Mastering the Art of “Yes, And…”
Imagine that you are charged with creating an entire stage performance for a live audience. There’s just one catch: you have no props, no script, no costumes, no direction, and no outline. It sounds pretty scary, right? Yet this is precisely what improvisational comedians do every time they take the stage. And they have a not-so-secret rule that keeps their comedy going: First, they say “yes.” Then they say “and.”
One person says a line, and then the next person accepts it and adds to the idea.
So the first person on stage might open with the line, “This is the most awful meal I’ve ever tasted!” The next person isn’t going to say, “No, we’re not eating, we’re climbing Mount Everest.” They won’t say, “But you’re just pretending to eat a meal. There isn’t really a plate in front of you!”
They say, “Yes, and…” They carry the first idea and build upon it.
“Yes, and here I thought that deep-fried cardboard would be delicious!”
“Yes, and you even finished your third helping.”
“Yes, and I fed mine to the cook’s pet ferret.”
“Yes, and…” takes the story somewhere new. It’s can create a scene, or even an entire play.
Business leaders can learn from the rules of improv comedy, too.
You see, “Yes, and…” is at the heart of the collaborative process. It’s one of the keys to having authentic conversations with your team members. In fact, you can apply this “Yes, and…” technique to your own organization’s communication. It’s a simple way to improve collaboration and inspire innovation.
Avoid “Yes, but…”
Let’s say that someone offers you a suggestion or idea for a new project. Perhaps it’s a truly exceptional idea. Yet you know that the project won’t fit your current budget. You don’t have enough people to devote to it. It’s not a great time to implement this idea.
You could say, “Yes, but we don’t have the budget.” Or, “Yes, it’s a fine idea, but it won’t work right now.”
“Yes, but…” is a big problem, however. That little word—“but”—negates everything that comes before it.
Trying “Yes, and…” can keep your team member’s inspiration alive and position them to check back in with you when a better opportunity arises.
So instead of “Yes, but…” you could say, “I like your idea, and let’s revisit it next month when we look at the budget for the year.”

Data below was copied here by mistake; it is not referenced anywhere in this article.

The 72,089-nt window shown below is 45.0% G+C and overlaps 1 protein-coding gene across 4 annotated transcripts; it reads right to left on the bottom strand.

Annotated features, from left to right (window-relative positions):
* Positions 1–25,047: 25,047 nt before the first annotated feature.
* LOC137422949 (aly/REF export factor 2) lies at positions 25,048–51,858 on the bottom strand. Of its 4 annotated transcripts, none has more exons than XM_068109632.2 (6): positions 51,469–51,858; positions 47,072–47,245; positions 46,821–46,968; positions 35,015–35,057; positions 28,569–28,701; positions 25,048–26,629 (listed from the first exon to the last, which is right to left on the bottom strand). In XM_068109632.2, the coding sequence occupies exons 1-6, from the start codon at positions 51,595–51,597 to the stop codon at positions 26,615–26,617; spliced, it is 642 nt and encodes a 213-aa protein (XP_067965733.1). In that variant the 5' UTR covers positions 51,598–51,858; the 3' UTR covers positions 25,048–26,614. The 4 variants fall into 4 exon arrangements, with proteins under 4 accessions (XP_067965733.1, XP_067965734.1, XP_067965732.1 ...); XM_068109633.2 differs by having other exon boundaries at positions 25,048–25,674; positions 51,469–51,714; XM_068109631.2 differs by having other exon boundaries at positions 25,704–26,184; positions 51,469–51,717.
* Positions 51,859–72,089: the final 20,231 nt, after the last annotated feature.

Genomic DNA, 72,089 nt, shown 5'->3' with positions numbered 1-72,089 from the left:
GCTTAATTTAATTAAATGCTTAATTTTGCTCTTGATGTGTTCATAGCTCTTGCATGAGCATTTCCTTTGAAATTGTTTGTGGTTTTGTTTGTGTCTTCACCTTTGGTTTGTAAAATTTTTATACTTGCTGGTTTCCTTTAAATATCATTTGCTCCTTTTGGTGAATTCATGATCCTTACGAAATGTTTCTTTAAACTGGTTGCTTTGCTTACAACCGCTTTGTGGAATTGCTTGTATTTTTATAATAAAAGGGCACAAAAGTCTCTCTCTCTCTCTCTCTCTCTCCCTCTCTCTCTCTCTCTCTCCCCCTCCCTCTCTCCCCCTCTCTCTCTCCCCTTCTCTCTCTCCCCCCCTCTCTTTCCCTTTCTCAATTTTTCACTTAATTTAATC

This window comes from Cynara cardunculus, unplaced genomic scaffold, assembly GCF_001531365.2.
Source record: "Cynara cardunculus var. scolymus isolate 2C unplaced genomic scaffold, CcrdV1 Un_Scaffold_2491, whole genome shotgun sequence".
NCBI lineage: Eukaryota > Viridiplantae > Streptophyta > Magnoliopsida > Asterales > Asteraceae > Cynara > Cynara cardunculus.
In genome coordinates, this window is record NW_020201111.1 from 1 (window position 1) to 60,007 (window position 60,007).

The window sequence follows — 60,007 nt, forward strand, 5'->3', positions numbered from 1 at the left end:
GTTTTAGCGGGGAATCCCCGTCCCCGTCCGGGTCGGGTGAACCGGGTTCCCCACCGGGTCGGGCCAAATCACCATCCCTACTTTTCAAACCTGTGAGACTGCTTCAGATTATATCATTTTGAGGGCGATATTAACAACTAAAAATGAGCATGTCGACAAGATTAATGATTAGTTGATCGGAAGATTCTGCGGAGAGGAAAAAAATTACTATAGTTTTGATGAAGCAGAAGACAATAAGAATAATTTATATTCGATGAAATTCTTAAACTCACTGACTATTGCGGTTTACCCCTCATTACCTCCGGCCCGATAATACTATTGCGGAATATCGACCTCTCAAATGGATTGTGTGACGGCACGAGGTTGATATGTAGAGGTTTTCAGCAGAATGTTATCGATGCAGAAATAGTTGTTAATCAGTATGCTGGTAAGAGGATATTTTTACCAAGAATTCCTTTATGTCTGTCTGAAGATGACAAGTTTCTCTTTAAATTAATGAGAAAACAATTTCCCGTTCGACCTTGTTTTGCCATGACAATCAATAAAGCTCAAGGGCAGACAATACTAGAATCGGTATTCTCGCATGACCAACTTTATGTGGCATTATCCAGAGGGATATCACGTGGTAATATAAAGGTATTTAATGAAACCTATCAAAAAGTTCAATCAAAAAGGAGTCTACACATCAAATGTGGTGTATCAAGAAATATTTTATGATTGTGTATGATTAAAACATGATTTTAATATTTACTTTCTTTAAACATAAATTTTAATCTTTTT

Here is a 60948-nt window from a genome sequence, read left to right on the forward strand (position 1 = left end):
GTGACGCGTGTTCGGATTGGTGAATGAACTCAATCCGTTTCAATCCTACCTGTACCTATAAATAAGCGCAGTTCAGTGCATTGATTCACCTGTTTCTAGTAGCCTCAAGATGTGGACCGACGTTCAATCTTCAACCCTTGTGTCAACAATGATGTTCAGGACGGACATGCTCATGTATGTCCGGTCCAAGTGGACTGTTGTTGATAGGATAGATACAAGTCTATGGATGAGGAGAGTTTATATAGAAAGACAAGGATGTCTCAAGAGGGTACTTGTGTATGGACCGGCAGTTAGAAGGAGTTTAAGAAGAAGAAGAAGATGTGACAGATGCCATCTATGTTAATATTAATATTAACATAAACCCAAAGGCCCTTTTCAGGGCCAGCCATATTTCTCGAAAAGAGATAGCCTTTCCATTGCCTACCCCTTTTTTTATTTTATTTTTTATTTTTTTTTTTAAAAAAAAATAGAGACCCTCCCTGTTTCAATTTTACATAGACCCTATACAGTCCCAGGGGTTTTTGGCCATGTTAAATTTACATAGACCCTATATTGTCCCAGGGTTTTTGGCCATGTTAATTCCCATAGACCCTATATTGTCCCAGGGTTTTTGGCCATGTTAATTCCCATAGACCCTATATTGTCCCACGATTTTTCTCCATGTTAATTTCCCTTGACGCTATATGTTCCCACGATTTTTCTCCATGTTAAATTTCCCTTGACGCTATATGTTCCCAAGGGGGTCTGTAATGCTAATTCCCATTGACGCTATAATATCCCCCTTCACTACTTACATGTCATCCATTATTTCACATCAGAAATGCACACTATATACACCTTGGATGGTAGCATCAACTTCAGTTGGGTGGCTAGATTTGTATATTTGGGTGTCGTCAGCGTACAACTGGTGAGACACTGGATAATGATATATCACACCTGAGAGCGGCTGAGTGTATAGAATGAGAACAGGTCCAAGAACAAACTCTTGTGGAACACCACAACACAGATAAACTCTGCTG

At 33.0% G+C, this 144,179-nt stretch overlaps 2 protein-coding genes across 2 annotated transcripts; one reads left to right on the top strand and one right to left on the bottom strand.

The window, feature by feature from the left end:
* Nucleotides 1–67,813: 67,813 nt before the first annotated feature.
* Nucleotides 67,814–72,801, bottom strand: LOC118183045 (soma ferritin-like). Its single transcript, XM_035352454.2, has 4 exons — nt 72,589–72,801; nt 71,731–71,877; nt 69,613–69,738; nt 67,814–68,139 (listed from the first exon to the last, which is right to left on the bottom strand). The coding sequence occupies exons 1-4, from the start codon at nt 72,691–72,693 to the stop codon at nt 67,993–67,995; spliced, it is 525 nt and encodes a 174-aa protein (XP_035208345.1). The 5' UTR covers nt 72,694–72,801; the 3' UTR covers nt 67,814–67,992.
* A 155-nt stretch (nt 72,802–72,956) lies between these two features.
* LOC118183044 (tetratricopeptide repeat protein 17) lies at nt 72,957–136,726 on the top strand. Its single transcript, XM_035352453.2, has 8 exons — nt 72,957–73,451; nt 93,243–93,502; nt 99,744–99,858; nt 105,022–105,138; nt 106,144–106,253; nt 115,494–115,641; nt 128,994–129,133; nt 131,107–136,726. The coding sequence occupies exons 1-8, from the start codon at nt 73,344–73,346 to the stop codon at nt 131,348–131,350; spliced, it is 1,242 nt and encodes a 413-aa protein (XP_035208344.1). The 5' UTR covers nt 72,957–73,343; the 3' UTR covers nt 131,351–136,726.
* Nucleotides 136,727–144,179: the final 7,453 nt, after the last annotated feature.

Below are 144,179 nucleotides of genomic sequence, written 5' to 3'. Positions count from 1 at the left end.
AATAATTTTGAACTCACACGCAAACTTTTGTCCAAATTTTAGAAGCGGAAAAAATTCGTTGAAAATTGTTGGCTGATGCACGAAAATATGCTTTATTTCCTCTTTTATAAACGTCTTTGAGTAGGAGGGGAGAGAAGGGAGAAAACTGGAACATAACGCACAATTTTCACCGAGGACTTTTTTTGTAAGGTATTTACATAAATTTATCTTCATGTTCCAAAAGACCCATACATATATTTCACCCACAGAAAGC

“I think your idea could work! Let’s circle back when our team has more time and availability to devote to it.”
“Yes, but…” stops great ideas in their tracks. “Yes, and…” keeps them going.
Build upon the initial idea.
Just like with improv comedy, the “Yes, and…” method works best when everyone in the conversation adds to the original idea.
So instead of merely saying, “I like your idea,” try, “I like your idea, and I think that the IT department has some resources that can help you implement your project.”
“You have some good insights, and I think that we should consult with the yearly budget before moving forward.”
“I think that she would make a great leader, and let’s make sure she can attend this workshop so that she’s ready to take on her new responsibilities.”
Steer each conversation toward learning, growing, and improving.
The “Yes, and…” technique doesn’t eliminate the need for team accountability and criticism. In fact, it allows you to offer criticism that encourages growth and learning from past mistakes.
Imagine, for instance, that you need to confront someone about a project they turned in two weeks behind schedule. After listening to their perspective and insights into what went wrong, you could say, “I understand, but it was your responsibility to keep everything on track.”
Or you could try something else: “I understand, and I think we should discuss what we can change about your process so you can manage your team and your time more effectively during your next project.”
The first approach sets the stage for blame and resentment. But the second approach—the “Yes, and…” approach—sets the stage for growth and development.
So can the “Yes, and…” technique work for your organization?